Cash-for-Work and Food Insecurity in Koisha, Southern Ethiopia

by Penny JendenSeptember 1995

This paper provides a description of the Food Security Research Project (FSP) implemented by SOS Sahel in Wollaita in the southern region of Ethiopia. According to even the most conservative estimates, over 45% of Ethiopians are chronically food insecure even in a normal year. To date, efforts to tackle this problem have depended heavily on annual emergency relief operations. The FSP was designed in the context of a new direction in disaster management in the country which stresses preparedness and prevention, and which explicitly attempts to link relief with development, the key mechanism for linkage being a major reduction in the free distribution of relief in contrast to the past and the introduction of Employment Generation Schemes (EGS). Under this approach, the bulk of relief was to be distributed only in return for participation in public works programmes using food-for-work and cash-for-work. The model is similar to that employed for famine relief implemented elsewhere: the emphasis is strong on community participation in all phases of programme design and implementation. To date around 10% of food aid has been distributed through food- for-work programmes in the country. The declared intention is to increase this over the next five years such that 80% of relief food aid will be distributed through employment programmes.

The short-term objective of the FSP was to provide an employment programme at the agricultural slack period thus offering poorer families access to additional income to improve their food status and to rehabilitate a critical infrastrucural asset, and so improve marketing opportunities for agricultural producers in Koisha. The primary concern for the FSP was to examine the feasibility of the new disaster management strategy in a specific context. The following key questions have informed the direction of the research which was carried out during implementation of the road programme.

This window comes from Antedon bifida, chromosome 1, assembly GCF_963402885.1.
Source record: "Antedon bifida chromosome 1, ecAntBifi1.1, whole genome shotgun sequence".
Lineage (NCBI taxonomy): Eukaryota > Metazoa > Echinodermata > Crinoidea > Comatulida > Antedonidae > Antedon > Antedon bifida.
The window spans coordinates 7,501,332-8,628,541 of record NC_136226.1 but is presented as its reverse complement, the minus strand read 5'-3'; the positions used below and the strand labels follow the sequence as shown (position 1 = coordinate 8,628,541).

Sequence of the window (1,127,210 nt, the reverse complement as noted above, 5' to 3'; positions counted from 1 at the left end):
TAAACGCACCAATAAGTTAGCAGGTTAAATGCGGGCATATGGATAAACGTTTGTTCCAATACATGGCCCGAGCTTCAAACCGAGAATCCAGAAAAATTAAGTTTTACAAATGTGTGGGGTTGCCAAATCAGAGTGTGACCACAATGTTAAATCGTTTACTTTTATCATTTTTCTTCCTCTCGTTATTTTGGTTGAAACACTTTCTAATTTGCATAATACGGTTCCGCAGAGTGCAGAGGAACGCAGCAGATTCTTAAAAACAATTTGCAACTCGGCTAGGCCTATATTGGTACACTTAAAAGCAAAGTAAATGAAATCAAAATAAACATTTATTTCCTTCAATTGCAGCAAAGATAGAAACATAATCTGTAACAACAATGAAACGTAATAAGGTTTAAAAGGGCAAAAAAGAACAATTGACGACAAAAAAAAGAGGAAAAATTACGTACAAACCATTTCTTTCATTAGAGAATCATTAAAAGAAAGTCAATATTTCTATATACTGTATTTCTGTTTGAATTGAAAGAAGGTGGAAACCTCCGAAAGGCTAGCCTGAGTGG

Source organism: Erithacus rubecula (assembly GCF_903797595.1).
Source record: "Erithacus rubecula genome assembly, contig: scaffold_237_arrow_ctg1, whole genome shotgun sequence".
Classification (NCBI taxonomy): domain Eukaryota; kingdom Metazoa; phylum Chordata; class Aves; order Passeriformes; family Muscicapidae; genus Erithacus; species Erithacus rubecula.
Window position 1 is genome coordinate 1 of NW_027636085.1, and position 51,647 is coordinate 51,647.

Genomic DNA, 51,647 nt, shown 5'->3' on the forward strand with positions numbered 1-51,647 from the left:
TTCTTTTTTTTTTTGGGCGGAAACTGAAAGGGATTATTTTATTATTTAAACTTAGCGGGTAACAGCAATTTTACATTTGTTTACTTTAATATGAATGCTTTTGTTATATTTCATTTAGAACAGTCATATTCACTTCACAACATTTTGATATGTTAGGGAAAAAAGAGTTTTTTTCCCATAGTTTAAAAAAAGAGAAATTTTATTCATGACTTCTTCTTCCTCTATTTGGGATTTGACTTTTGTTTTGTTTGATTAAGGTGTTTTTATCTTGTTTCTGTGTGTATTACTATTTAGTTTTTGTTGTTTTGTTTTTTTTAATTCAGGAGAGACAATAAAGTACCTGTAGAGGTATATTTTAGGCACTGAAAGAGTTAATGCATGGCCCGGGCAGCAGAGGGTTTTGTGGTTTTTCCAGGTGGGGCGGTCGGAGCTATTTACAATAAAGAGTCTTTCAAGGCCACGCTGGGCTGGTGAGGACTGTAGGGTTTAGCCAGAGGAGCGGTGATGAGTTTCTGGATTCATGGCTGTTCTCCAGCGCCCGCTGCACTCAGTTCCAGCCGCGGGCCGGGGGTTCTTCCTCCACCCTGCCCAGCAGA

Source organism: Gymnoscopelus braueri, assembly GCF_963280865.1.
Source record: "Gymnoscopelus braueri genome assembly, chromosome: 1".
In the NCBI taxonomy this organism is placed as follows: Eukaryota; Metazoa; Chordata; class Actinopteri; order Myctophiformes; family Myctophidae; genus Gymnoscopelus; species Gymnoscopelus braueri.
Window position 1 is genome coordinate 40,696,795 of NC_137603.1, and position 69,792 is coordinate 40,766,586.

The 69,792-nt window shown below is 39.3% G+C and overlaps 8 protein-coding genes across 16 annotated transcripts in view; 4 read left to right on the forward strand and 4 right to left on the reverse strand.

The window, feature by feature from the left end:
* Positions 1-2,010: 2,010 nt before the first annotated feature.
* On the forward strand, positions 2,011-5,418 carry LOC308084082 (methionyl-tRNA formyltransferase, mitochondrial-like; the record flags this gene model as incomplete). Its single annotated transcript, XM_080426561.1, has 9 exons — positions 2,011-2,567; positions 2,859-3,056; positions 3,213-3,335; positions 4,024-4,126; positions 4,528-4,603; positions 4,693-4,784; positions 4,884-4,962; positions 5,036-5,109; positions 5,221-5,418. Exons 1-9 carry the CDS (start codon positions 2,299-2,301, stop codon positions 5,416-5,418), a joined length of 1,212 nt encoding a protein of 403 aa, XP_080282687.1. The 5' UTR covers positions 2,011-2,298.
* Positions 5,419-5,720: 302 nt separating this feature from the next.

• Can employment programmes improve food security?
  • Can vulnerable households be targeted effectively and is the mechanism for targeting sustainable?
  • Can assets created through FFW and CFW provide sustainable long-term benefits?
  • What are the realistic costs of such programmes?
  • Can employment schemes provide a useful mechanism to link relief and development?

The following major issues emerge from the FSP experience:

  • To be effective as a mechanism for addressing chronic food insecurity, programmes need to be longer-term, and fully integrated into ongoing development activities.
  • Provided vulnerable households can be effectively targeted, guaranteed employment can make a significant contribution to food security.
  • With appropriate support and training, accountable community structures can take major responsibility for planning, labour recruitment and management of EGS.
  • A significant number of vulnerable households (15%), which cannot participate in EGS because they do not have the necessary labour, will need alternative forms of support even in a normal year.
  • Initially the costs of implementation are likely to be significantly higher than conventional relief unless cash payments and local purchase predominate.